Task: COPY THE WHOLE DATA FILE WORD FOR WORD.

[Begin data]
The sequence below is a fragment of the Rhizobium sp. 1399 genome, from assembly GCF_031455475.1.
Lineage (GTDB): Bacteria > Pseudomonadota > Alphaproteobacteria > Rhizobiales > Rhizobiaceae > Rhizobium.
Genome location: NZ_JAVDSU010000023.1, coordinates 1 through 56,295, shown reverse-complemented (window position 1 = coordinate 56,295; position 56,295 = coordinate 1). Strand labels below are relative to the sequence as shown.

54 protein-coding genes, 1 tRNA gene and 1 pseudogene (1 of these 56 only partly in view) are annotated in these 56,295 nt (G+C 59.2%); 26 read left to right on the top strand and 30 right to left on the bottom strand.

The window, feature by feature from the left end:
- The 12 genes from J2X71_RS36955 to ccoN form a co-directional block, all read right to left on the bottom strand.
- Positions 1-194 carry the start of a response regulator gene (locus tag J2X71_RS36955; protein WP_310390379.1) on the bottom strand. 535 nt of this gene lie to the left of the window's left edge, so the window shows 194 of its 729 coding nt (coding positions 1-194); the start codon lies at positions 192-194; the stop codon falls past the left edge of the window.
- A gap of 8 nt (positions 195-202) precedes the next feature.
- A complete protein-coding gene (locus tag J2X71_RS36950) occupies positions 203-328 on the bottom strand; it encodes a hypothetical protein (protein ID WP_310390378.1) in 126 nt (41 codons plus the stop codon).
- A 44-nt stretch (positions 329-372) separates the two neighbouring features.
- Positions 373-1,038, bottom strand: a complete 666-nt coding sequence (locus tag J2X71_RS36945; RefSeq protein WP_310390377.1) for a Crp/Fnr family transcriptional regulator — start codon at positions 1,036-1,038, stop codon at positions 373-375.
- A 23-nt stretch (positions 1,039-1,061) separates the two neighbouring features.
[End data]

The sequence below is a fragment of the Rhizobium sp. 1399 genome, from assembly GCF_031455475.1.
Lineage (GTDB): Bacteria > Pseudomonadota > Alphaproteobacteria > Rhizobiales > Rhizobiaceae > Rhizobium.
Genome location: NZ_JAVDSU010000023.1, coordinates 1 through 56,295, shown reverse-complemented (window position 1 = coordinate 56,295; position 56,295 = coordinate 1). Strand labels below are relative to the sequence as shown.

54 protein-coding genes, 1 tRNA gene and 1 pseudogene (1 of these 56 only partly in view) are annotated in these 56,295 nt (G+C 59.2%); 26 read left to right on the top strand and 30 right to left on the bottom strand.

The window, feature by feature from the left end:
- The 12 genes from J2X71_RS36955 to ccoN form a co-directional block, all read right to left on the bottom strand.
- Positions 1-194 carry the start of a response regulator gene (locus tag J2X71_RS36955; protein WP_310390379.1) on the bottom strand. 535 nt of this gene lie to the left of the window's left edge, so the window shows 194 of its 729 coding nt (coding positions 1-194); the start codon lies at positions 192-194; the stop codon falls past the left edge of the window.
- A gap of 8 nt (positions 195-202) precedes the next feature.
- A complete protein-coding gene (locus tag J2X71_RS36950) occupies positions 203-328 on the bottom strand; it encodes a hypothetical protein (protein ID WP_310390378.1) in 126 nt (41 codons plus the stop codon).
- A 44-nt stretch (positions 329-372) separates the two neighbouring features.
- Positions 373-1,038, bottom strand: a complete 666-nt coding sequence (locus tag J2X71_RS36945; RefSeq protein WP_310390377.1) for a Crp/Fnr family transcriptional regulator — start codon at positions 1,036-1,038, stop codon at positions 373-375.
- A 23-nt stretch (positions 1,039-1,061) separates the two neighbouring features.